The study indicates that the mothers of affected babies are younger than 34 at the time of birth and delivered naturally at full term.
However, this theory is not widely accepted and the friction theory remains the more logical explanation.
Other reasons for infant hair loss
Cradle cap looks nasty but the condition is not contagious, painful, or itchy.
Doctors aren’t sure what exactly causes cradle cap but suspect yeast or hormonal changes that cause an excess of oil production on the scalp.
Contrary to public belief, a cradle cap does not cause hair loss but removing stubborn scales will inadvertently take a few hair strands with it.
Ringworm is caused by a variety of fungi and not by worms as such.
Hair loss may result from the ring-like rash on your baby’s scalp.
Ringworm is not common in babies under the age of two but it is highly contagious and spreads through communally used items like hairbrushes so caution is advised.
This skin condition leads to patchy bald spots and is caused by a defect in the immune system that results in an attack on healthy hair cells.
The condition is very rare in infants younger than six months and is not contagious.
Conditions like ringworm and alopecia areata are treatable and if you notice any symptoms of these conditions, consult your doctor.
Tips on how to promote your baby’s hair growth
The amount of hair your baby is born with cannot be predicted but if you see what looks like a receding hairline or spotted baldness you can try these tips to help stimulate hair growth.
1. Coconut oil
Coconut oil is rich in vitamin E and has great antioxidant properties.
It benefits the skin but also promotes hair growth by improving blood circulation to the hair follicles on the scalp.
Gently apply coconut oil to your baby’s scalp every few days. It helps to moisturize the hair and also helps to eliminate the cradle cap.
2. Brush your baby’s hair
Gently brushing and massaging your baby’s scalp will encourage blood flow which will stimulate hair growth.
Regular brushing with a soft brush also helps to detangle knotted hair, loosen the cradle cap, and remove dry skin.
3. Shampoo your baby’s hair often
Washing your baby’s hair every few days will keep their hair clean and moist.
Dirt build-up dries the hair which can lead to other conditions developing.
Use a mild baby shampoo with like warm water and use the time to softly massage our baby’s scalp.
You may also want to use a baby hair conditioner that moisturizes the hair and prevents breakage.
4. Dry with a soft towel
Use a soft towel to dab dry your baby’s hair after a bath or hair wash.
A hard towel contributes to friction and may damage your baby’s hair.
5. Maintain a healthy diet
When your baby transitions to eating solids, include foods rich in iron, vitamin A, B, D, zinc, and protein.
If you are breastfeeding, your diet is vital to your baby’s health and development.
If your diet is balanced then the need for supplements will not be necessary; however, any change in your baby’s condition should be discussed with your doctor.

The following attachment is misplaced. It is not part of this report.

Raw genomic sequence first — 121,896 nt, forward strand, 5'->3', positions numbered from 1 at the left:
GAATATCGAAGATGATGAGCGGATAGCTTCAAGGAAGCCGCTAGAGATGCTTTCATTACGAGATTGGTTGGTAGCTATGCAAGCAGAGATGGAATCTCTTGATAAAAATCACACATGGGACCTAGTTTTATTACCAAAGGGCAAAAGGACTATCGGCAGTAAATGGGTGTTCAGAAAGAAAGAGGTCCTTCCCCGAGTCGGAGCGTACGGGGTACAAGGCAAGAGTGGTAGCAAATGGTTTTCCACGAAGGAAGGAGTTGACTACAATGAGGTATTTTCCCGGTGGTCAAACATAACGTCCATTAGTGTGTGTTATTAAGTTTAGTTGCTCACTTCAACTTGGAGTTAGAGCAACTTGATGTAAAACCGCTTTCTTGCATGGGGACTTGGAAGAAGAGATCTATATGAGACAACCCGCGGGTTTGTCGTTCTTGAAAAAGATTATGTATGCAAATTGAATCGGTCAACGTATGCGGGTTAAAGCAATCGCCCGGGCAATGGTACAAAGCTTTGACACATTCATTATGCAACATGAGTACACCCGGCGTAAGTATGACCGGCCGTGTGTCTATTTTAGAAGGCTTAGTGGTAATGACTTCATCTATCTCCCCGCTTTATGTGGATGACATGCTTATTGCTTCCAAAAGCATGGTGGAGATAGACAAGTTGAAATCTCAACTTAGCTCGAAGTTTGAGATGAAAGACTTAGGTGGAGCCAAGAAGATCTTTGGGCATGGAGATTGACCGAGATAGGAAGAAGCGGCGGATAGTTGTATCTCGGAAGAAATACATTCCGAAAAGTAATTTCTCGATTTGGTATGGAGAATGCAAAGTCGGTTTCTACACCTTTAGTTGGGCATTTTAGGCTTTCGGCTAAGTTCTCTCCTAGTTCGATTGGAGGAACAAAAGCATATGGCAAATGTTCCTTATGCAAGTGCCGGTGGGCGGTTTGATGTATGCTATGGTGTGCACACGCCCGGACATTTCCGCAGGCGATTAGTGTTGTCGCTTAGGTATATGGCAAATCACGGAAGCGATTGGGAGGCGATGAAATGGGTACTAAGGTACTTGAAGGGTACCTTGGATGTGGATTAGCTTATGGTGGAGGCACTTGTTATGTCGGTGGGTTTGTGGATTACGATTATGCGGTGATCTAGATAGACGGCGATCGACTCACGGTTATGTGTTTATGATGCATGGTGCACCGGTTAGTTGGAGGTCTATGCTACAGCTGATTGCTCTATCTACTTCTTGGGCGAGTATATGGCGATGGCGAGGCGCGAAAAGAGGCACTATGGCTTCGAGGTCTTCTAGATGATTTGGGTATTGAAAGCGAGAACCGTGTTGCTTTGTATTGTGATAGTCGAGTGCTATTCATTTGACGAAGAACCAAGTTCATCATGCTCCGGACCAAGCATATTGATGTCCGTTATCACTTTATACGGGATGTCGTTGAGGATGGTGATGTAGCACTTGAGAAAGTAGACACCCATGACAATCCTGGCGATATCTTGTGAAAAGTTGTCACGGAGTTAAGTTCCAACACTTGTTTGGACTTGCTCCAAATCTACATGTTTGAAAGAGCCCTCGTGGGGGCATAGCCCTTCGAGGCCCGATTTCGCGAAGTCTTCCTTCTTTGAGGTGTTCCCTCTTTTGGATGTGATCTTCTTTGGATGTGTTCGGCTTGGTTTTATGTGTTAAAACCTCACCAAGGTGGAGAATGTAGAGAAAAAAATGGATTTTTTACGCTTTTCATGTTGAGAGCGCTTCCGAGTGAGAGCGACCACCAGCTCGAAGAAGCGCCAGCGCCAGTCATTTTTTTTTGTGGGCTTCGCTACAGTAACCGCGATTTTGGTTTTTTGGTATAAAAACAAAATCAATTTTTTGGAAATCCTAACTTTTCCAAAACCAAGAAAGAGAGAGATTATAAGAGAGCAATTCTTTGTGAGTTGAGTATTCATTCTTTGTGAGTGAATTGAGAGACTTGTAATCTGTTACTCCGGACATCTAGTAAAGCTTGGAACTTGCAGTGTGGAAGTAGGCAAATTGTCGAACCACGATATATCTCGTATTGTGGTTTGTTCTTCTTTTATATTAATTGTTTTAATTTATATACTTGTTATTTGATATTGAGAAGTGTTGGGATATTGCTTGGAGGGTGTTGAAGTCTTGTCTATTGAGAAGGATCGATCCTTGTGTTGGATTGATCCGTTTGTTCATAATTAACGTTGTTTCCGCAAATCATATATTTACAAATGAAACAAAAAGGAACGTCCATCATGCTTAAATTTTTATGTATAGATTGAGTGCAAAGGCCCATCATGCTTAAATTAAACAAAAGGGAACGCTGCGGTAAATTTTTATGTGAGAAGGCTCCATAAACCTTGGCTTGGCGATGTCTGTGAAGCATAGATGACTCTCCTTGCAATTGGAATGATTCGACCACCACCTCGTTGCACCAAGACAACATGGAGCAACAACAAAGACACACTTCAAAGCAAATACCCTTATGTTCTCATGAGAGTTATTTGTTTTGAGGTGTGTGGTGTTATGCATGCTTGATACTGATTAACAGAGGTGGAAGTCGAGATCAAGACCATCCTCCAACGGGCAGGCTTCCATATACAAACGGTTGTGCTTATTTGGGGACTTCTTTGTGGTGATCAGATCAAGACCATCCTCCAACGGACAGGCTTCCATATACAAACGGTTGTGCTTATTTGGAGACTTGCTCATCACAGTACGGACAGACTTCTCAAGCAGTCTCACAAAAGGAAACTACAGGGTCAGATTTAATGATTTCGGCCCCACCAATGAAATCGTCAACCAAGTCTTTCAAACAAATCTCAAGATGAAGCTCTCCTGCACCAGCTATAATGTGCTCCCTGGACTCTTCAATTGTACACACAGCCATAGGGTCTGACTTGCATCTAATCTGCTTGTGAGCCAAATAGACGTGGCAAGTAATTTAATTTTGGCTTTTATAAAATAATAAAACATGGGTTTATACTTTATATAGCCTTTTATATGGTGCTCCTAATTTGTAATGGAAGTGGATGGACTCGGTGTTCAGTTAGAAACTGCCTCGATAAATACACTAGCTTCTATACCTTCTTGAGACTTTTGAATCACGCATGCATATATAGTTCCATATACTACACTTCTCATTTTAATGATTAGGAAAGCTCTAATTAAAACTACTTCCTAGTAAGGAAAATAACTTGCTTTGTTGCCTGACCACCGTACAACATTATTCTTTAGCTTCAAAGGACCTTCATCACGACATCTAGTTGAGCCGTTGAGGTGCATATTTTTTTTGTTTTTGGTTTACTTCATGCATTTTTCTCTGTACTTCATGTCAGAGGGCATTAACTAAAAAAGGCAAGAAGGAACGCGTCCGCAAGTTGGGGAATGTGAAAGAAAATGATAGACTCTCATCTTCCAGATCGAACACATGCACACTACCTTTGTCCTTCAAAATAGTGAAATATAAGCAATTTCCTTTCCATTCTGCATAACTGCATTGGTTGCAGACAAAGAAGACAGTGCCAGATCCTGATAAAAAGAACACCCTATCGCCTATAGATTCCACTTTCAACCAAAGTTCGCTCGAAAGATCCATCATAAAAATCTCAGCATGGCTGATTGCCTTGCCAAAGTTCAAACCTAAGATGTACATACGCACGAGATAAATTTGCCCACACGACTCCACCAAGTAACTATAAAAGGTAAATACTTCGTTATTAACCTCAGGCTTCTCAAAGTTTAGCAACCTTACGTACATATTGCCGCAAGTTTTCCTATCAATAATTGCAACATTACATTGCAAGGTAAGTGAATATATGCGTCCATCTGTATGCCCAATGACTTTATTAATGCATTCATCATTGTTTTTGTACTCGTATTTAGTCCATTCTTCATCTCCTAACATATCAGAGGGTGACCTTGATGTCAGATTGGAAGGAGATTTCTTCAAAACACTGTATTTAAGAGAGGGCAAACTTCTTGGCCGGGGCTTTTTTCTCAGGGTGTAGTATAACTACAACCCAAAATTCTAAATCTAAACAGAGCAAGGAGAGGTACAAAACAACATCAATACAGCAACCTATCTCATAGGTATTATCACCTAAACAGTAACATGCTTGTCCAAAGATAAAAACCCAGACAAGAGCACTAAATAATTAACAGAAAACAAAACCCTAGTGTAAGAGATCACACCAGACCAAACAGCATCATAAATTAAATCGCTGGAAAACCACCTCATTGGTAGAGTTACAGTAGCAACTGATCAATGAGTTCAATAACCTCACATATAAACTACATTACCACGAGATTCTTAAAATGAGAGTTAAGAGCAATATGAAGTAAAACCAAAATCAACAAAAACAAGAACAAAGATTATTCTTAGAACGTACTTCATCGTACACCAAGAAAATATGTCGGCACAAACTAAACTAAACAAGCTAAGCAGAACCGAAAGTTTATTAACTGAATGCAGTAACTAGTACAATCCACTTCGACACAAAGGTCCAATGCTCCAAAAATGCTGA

6. Hair ties and haircuts
Avoid using tight hair ties as they pull at strands of hair and put stress on the hair follicles that will contribute to hair loss.
Haircuts allow you to even out your baby’s hair and make slower-growing patches less obvious.
Haircuts do not promote hair growth but rather create the illusion of body or volume which may fuel the age-old myth that haircuts stimulate hair growth.
Do babies’ hairlines change?
No, hairlines don’t change but hair growth does.
Babies will suffer hair loss over the first 6 months which peaks at about 3 months old.
Some babies will have delayed hair growth that may appear to be a reclining hairline but the follicles are at rest and when they become active, hair will grow normally.
How long does it take for a baby’s permanent hairline to be established?
This process can take from 6 months to a few years, usually 2 to 3 years.
Every baby is different or unique and hir growth is part of their early development that is influenced by some external factors like diet and blood circulation through scalp stimulation.
Why are some babies born with hair on their foreheads?
This fine hair on a baby’s forehead is called lanugo which grows on your baby’s body while in the womb to aid skin protection.
These fine hairs normally fall off between week 24 and 28 of gestation but some babies will only lose these fine hairs in the first few weeks after birth.
Your baby’s hairline at birth is not a definite indication of a permanent hairline.
Due to extreme hormonal changes and birth-related stress babies will lose much of the hair they are born with but normal hair growth will coincide with this process.
Infant hair loss is a natural process and does not necessarily indicate a health condition.
If you breastfeed, your diet will play an important part of your baby’s health and development which includes growing a healthy head of hair.
In general, a baby’s lifelong hairline will become visible from a few months of age but can take longer depending on genes, DNA, nutrition, and general scalp and hair care.
Besides the few tips mentioned above, there is not else you can do besides wait it out to see your baby’s full head of hair.